Family and Community Services Minister Pru Goward has refused to appear before a parliamentary inquiry into whether she misled the NSW Parliament over the number of child protection workers in her department.
Ms Goward was invited to appear before the select committee on ministerial propriety by Shooters and Fishers Party MP Robert Borsak, the chairman of the committee.
The minister consistently maintained in Parliament that her department had around 2000 caseworkers, when in fact more than 200 of those positions were unfilled, saving the department up to $25 million a year.
Mr Borsak said he was disappointed to receive a letter on Monday saying Ms Goward would not attend the inquiry. He encouraged her to come to "clarify her position".
A spokesman for Ms Goward told Fairfax Media the minister "won't be adding to the significant volume of commentary already devoted to the issue".
The committee has no power to compel the minister to attend.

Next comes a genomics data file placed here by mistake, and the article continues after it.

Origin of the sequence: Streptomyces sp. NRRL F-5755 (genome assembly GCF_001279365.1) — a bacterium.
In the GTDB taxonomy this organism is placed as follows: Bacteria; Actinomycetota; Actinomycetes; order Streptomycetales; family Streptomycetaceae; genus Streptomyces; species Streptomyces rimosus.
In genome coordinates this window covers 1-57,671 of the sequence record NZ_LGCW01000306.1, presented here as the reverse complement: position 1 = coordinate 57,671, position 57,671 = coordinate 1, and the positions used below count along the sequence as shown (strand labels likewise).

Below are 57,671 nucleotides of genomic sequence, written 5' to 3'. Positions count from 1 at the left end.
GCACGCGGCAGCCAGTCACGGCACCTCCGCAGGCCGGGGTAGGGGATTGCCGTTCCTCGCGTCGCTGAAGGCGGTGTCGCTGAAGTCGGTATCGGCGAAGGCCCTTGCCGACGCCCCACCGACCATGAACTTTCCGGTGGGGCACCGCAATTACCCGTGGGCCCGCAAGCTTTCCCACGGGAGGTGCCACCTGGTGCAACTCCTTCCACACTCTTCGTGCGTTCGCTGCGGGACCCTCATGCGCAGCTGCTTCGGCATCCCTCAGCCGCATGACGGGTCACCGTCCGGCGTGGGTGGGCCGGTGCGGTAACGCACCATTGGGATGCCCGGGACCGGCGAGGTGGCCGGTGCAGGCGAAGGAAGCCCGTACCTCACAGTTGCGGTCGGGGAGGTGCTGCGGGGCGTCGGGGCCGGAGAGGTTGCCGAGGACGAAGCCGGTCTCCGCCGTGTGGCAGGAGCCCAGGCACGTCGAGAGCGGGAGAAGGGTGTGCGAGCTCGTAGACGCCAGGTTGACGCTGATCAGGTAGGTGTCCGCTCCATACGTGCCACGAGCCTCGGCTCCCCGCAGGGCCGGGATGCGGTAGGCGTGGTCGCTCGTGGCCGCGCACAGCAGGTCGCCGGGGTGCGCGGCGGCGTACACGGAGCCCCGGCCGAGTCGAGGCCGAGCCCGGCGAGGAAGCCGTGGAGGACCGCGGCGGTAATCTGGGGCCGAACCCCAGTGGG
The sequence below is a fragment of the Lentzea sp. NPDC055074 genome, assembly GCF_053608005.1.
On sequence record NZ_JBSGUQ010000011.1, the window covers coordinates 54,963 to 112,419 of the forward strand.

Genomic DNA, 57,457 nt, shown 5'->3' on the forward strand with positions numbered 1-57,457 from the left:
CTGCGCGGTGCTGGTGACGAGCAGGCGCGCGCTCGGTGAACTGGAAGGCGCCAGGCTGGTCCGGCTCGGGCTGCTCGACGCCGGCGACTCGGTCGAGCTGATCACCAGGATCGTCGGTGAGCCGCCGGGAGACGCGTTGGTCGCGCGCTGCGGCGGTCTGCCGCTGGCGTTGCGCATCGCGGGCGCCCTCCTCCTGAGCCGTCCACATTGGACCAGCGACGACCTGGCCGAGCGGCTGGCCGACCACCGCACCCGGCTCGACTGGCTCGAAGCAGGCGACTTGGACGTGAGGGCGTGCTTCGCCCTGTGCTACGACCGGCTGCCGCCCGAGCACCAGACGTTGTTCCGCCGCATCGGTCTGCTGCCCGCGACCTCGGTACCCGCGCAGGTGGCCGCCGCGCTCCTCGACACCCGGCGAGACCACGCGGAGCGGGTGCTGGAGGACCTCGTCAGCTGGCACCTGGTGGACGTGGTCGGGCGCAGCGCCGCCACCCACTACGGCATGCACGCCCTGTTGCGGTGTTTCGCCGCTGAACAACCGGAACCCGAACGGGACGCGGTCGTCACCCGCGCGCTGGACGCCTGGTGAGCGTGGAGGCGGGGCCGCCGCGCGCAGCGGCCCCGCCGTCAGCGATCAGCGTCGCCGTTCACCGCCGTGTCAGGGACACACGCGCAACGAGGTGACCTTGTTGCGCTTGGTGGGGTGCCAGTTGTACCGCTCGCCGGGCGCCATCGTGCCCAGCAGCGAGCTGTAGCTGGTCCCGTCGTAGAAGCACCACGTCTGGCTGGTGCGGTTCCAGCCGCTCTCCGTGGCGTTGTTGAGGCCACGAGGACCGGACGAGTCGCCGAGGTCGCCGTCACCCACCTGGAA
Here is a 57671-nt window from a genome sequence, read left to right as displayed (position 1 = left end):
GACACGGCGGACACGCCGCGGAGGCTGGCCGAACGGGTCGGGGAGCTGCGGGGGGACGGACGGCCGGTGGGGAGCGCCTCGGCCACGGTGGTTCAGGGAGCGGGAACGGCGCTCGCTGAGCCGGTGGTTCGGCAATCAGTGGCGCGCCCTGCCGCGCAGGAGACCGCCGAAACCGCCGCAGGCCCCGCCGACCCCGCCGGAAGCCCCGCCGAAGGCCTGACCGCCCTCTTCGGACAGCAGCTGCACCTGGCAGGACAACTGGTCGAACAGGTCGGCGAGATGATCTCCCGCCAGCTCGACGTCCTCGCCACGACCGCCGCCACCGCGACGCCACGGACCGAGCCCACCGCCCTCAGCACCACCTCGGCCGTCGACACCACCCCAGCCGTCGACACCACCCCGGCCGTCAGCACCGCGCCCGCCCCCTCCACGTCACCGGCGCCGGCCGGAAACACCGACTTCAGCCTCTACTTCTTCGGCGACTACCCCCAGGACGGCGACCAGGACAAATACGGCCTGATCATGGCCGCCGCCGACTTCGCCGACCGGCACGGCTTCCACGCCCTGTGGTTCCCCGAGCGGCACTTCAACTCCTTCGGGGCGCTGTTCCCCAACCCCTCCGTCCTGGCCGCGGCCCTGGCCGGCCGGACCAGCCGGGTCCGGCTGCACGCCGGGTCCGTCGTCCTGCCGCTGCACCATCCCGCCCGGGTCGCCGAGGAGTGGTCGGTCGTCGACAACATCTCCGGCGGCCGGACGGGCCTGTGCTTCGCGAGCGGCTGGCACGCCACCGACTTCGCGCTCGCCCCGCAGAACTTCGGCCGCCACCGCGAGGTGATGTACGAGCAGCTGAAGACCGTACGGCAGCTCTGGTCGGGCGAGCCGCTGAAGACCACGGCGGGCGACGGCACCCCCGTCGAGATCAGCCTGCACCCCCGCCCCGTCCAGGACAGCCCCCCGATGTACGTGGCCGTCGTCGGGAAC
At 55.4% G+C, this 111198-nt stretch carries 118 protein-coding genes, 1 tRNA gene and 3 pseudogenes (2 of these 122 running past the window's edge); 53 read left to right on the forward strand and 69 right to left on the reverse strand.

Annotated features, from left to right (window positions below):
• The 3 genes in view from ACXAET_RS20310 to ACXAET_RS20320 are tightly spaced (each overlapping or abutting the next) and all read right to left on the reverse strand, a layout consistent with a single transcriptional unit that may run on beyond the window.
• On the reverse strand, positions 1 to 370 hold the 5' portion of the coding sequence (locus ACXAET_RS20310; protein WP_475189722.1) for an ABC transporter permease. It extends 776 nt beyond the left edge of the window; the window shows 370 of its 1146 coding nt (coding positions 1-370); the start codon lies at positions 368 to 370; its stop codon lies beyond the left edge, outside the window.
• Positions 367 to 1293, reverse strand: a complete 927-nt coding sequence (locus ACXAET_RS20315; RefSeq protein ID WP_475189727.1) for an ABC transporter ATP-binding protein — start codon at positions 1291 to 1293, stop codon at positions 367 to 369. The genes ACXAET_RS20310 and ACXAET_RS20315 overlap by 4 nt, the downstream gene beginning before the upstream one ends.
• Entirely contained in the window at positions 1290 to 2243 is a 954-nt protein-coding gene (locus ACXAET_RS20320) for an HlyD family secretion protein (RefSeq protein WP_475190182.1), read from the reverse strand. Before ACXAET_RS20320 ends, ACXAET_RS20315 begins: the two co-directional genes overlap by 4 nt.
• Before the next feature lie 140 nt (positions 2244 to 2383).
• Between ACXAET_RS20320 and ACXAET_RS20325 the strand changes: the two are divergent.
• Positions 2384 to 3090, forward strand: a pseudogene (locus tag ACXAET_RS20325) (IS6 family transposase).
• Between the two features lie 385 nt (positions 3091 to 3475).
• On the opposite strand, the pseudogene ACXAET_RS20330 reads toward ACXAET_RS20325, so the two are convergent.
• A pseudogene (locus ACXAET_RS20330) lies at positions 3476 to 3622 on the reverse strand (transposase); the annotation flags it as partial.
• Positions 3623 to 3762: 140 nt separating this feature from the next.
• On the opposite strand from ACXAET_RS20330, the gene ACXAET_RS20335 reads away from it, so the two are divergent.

Ms Goward, a former journalist, is on the record advocating increased transparency.
A media statement she released in March said: “In Opposition, we promised increased transparency and accountability. Since day one the Liberals & Nationals Government has been delivering."
Earlier this month, the NSW Opposition asked Ms Goward in Parliament whether she would appear before the inquiry. She said Labor had already asked her more than 50 questions on the issue of child protection workers.
"Those opposite are asking me questions about asking me questions ... Maybe those opposite are suggesting that the answers are too complicated and too confusing," she said.
"I will not be lectured by the failed former minister and the morally bankrupt Labor Party."
Last month, Premier Barry O'Farrell pre-empted Ms Goward's invitation to attend the inquiry by saying none of his ministers would be required to appear.
But bureaucrats including the head of the Department of Family and Community Services, Michael Coutts-Trotter, appeared at its first hearing when a picture emerged of a dysfunctional department.
Mr Coutts-Trotter was forced to admit the department, which is charged with helping more than 60,000 children at serious risk of harm, couldn't keep track of its own staff.